Savory Morsels

The Culinary Adventures of a California Girl

Wednesday, June 14, 2006

***June 14, 2006: Pacific's Edge***

Pacific’s Edge
120 Highlands Drive
Carmel, CA
Pacific’s Edge has one of the best views I have ever seen. Two walls of the restaurant are floor to ceiling windows and it’s positioned on a cliff looking out over the Pacific Ocean. The dining room is set up in two tiers in order to maximize the number of tables with views, which is important because I think most people would be very unhappy to not get a window table. The décor is understated and simple and mostly goes unnoticed; however the restaurant has a very elegant feel and seems beautiful because of the view. As I told my dad (who was my dinner companion that night), I usually hate being left alone at the table when the other person goes to the bathroom, but I didn’t mind it at all at Pacific’s Edge because I just sat there contently mesmerized by the beautiful sunset!

The menu is tasting menu style and you can choose to have three, four, or five savory courses (or the chef’s set tasting menu). They don’t scale down the portion size when you order more dishes so be wary of ordering more than three even though cost wise additional courses are quite a deal. I decided to order the “steak & eggs”, the day boat scallops, and the striped bass. My dad ordered the seared kajiki, the salt prawns, the braised lobster, and the smoked duck breast. Since we split everything, I basically got to sample nine courses (when you include desserts)! In addition, dinner began with an amuse bouche of sweet potato soup and ended with a little treat of a raspberry with lemon cream and a financier. Needless to say, I was stuffed by the end!

I started with the “steak & eggs” which was beef carpaccio and a little quiche. I really enjoyed the carpaccio which was well favored with peppercorns and a spicy mustard sauce. However, I wasn’t a fan of the quiche which was served room temperature, was quite bland, and just kind of mushy. I much preferred by dad’s first course which was the seared kajiki. The seared fish came with a fruity salad of fennel, green apple, and some dried berries. I thought the dish was light and fresh and the perfect way to start a meal.

The next course was my dad’s prawns (since he’d ordered one more dish than I had). The prawns were soaked in a butter sauce and were well cooked, but nothing phenomenal. Honestly, I think it was just a little too much butter for my taste. Especially when my dad’s next dish was the butter braised lobster, which I thought was a much tastier dish and more worth the millions of calories from the butter. It was a pretty simple dish, but my favorite way to have lobster is just plain with butter so I really loved this preparation. My dad who puts butter on everything, was more than happy to have two dishes full of his favorite condiment. Surprisingly though, he actually enjoyed my scallops with fois gras and celery root puree more than his lobster. I agreed that they were perfectly undercooked (which is rare since so many restaurants over cook them) and the celery root puree was a good match to bring out the sweet flavors, but I’d choose well cooked lobster over day boat scallops any day!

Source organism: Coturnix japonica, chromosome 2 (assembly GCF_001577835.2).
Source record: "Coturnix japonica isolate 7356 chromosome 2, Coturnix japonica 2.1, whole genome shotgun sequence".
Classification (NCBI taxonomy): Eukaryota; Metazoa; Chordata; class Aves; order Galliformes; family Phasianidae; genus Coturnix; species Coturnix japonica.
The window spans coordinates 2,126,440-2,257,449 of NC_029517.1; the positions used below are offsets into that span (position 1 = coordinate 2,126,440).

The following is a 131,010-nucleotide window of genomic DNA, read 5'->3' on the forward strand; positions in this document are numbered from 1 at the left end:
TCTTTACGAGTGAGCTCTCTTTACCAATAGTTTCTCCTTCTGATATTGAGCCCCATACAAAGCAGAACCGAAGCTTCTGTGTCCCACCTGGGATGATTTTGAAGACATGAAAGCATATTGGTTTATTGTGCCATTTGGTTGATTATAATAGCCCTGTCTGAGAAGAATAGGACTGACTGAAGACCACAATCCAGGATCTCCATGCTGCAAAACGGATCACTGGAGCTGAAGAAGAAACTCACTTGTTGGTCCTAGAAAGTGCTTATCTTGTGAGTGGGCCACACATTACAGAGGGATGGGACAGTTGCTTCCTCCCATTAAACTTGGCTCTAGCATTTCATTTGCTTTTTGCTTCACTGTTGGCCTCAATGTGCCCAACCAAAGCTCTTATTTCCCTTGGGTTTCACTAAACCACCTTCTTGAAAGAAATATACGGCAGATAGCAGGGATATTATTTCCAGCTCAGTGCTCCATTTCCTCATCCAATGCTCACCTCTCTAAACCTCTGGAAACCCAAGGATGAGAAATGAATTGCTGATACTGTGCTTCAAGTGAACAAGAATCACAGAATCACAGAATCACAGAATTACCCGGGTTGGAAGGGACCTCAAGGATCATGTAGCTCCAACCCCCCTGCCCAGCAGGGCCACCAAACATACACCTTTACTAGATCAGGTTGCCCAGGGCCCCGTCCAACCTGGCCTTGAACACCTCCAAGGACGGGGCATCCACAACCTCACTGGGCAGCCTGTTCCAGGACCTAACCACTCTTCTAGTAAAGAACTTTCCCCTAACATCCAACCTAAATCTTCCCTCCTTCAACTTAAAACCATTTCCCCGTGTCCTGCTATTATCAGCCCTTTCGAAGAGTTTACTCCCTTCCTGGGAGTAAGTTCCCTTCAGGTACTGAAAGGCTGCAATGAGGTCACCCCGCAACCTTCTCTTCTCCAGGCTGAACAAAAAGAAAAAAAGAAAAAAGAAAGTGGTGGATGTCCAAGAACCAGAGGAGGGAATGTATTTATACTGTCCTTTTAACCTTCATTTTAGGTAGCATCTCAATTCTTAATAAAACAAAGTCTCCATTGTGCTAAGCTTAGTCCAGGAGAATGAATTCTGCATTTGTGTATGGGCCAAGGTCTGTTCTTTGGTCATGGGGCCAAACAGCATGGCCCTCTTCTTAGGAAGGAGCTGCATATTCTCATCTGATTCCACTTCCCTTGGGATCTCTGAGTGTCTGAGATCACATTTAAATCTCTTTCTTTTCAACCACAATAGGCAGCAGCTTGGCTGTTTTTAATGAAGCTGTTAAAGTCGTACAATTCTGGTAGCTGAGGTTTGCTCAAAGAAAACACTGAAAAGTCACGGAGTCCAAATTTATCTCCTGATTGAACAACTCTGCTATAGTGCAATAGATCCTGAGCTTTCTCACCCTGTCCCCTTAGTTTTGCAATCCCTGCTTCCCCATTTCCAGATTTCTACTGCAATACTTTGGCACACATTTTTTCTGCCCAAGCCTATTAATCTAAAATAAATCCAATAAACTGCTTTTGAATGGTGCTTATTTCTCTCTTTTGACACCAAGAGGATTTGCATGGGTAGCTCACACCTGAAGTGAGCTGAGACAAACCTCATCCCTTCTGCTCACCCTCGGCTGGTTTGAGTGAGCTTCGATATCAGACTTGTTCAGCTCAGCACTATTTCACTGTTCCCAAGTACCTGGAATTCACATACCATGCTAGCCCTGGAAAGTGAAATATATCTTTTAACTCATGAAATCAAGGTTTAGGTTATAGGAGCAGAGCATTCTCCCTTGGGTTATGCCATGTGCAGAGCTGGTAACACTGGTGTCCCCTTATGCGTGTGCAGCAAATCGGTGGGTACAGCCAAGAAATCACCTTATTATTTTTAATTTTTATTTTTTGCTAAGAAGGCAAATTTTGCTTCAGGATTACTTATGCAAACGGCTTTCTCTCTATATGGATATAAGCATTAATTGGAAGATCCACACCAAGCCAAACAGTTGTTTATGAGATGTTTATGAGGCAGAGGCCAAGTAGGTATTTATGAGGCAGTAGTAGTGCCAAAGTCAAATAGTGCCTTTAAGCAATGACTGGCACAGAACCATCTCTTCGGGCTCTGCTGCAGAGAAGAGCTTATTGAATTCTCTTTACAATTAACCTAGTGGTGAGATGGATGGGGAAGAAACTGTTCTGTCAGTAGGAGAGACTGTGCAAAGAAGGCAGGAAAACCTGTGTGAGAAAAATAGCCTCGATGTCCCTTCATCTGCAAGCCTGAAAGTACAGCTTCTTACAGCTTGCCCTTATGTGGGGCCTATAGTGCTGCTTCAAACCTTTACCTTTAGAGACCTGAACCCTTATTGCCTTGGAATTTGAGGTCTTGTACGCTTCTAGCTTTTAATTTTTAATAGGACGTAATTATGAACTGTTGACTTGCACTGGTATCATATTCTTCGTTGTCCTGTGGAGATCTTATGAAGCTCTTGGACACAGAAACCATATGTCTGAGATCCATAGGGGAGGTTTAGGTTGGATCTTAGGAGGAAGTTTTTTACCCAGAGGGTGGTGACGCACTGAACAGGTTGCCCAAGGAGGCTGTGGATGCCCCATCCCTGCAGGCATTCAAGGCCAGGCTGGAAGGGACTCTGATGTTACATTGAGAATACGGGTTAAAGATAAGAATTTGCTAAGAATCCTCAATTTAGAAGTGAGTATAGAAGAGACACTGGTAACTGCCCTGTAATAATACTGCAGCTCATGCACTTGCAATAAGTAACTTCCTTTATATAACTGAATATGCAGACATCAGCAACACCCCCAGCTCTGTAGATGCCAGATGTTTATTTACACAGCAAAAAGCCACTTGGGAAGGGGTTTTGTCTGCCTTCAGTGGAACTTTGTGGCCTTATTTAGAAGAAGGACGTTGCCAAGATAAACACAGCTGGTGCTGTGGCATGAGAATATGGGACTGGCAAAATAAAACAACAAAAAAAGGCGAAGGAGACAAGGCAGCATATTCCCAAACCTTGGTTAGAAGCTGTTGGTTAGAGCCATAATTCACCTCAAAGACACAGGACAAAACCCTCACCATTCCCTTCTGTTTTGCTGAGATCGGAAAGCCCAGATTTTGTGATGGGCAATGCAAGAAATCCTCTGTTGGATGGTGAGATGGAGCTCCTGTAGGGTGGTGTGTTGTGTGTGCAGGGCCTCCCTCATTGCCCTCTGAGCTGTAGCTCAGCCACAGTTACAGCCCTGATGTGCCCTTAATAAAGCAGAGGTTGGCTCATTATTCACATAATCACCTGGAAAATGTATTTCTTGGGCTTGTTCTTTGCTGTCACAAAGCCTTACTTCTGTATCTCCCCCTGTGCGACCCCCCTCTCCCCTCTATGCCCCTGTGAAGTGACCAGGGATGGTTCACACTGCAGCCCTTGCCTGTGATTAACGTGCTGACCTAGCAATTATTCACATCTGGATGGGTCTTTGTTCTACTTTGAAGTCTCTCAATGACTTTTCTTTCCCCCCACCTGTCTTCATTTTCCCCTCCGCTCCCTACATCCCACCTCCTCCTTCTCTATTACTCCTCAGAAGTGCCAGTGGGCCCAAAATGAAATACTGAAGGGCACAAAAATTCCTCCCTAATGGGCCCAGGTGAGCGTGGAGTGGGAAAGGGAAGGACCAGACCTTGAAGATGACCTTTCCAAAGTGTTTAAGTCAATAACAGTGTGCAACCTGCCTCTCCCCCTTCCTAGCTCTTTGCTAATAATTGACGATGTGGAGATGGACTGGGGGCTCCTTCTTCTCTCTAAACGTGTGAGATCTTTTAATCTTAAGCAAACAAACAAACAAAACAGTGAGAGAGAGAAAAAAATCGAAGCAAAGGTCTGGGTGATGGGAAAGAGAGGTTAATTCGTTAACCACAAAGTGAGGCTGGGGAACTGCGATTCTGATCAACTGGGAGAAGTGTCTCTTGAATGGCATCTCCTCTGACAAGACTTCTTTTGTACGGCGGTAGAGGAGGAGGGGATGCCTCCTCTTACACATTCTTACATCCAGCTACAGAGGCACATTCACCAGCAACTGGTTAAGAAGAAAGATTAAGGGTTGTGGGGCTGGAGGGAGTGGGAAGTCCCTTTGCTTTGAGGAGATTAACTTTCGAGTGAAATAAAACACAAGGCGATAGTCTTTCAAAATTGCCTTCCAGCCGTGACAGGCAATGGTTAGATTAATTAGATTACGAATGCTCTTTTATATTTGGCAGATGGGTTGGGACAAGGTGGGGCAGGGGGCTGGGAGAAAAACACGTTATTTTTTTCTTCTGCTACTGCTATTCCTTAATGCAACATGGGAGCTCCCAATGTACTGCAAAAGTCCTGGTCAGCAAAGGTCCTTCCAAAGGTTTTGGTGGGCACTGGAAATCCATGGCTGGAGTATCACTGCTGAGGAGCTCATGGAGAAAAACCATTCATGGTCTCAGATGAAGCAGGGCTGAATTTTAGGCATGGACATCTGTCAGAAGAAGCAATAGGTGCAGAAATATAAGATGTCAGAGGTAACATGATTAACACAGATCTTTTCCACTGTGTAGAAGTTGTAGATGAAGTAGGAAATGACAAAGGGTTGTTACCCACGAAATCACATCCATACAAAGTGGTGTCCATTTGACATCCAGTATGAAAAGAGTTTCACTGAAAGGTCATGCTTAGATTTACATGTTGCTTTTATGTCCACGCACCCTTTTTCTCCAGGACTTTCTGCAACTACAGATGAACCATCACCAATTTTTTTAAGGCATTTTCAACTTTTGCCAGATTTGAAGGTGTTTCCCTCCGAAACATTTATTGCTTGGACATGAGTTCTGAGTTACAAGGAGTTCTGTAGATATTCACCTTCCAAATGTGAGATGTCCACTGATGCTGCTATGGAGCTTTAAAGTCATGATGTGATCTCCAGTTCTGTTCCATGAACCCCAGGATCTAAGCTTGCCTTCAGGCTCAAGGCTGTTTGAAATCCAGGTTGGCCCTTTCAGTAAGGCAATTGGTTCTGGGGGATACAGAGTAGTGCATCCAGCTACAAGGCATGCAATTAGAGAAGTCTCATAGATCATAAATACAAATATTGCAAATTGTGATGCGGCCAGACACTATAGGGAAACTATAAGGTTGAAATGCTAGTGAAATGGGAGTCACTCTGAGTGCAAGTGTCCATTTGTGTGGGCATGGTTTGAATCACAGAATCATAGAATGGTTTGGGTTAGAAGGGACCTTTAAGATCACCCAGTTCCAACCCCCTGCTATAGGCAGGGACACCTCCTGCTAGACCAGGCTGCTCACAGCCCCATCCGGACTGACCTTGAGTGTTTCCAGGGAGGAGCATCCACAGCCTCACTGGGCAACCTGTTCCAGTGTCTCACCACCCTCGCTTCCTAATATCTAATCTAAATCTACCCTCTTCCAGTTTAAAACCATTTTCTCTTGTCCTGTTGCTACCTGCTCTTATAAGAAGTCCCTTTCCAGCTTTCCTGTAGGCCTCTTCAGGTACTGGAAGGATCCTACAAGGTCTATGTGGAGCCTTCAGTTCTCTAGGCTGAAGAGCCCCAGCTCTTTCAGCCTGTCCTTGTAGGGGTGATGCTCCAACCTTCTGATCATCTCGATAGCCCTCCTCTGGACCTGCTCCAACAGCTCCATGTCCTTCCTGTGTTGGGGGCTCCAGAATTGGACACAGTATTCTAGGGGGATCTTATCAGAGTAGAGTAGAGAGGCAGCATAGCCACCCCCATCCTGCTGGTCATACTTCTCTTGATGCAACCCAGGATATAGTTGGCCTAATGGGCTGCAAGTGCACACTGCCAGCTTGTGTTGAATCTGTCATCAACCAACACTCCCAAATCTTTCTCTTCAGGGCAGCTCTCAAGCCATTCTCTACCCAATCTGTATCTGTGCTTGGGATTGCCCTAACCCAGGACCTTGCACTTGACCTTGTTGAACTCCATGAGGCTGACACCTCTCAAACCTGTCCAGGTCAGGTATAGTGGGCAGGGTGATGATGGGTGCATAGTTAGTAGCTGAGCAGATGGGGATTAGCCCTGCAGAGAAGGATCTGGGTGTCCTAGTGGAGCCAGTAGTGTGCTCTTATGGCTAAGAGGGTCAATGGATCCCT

Our final courses were the bass and the duck. Both dishes were excellently executed, but at this point I was desperately trying to save room for my favorite course: dessert! The bass came with the skin on (which I really don’t enjoy eating) but underneath it was juicy and flaky. The red wine reduction sauce was a little heavy for me, but it still managed not to mask the flavor of the bass. The duck was cooked exactly medium rare, but still managed to taste a little chewy to me. However, I loved the maple glaze and the little round of duck confit. Still, I thought that my bass was the better of the two.

Finally it was time for dessert! After seeing the huge portion of malasadas (beignet like sugar coated balls), we decided to go with the chocolate, chocolate, chocolate and the apple tart tatin hoping that they would be smaller. The chocolate dish definitely was. It came with three little tastes of chocolate; a chocolate and caramel bombe, a chocolate cake with raspberry cream (pictured), and a really really tasty spoonful of cappuccino ice cream. Besides the ice cream, I found the chocolate dish rather standard and unimaginative and I didn’t exactly see how cappuccino flavor counted as a chocolate taste. But, I loved the ice cream and I’m always happy to eat chocolate. The apple tart tatin, was also a bit of a disappointment. The apples were spiced well and the 5-spice ice cream was great – but the pastry underneath the apples was not very good at all. It couldn’t hold up to all the liquids on top of it and had become soggy and chewy and didn’t have any of the buttery flakeyness that makes puff pastry normally so amazing. Additionally, the portion was way too big.

My dad and I were happy that we ventured over to Pacific’s Edge. I think it has the best atmosphere of any place in a 30 min driving radius, great service, and one of the best views I’ve ever seen. Overall I thought the food was prepared well and very tasty, but not quite up to the level of Marinus (a nearby restaurant at the Bernardus lodge). I’m sure we’ll be returning to Pacific’s edge soon and I’ll definitely recommend it to anybody looking for a restaurant to celebrate a special occasion!


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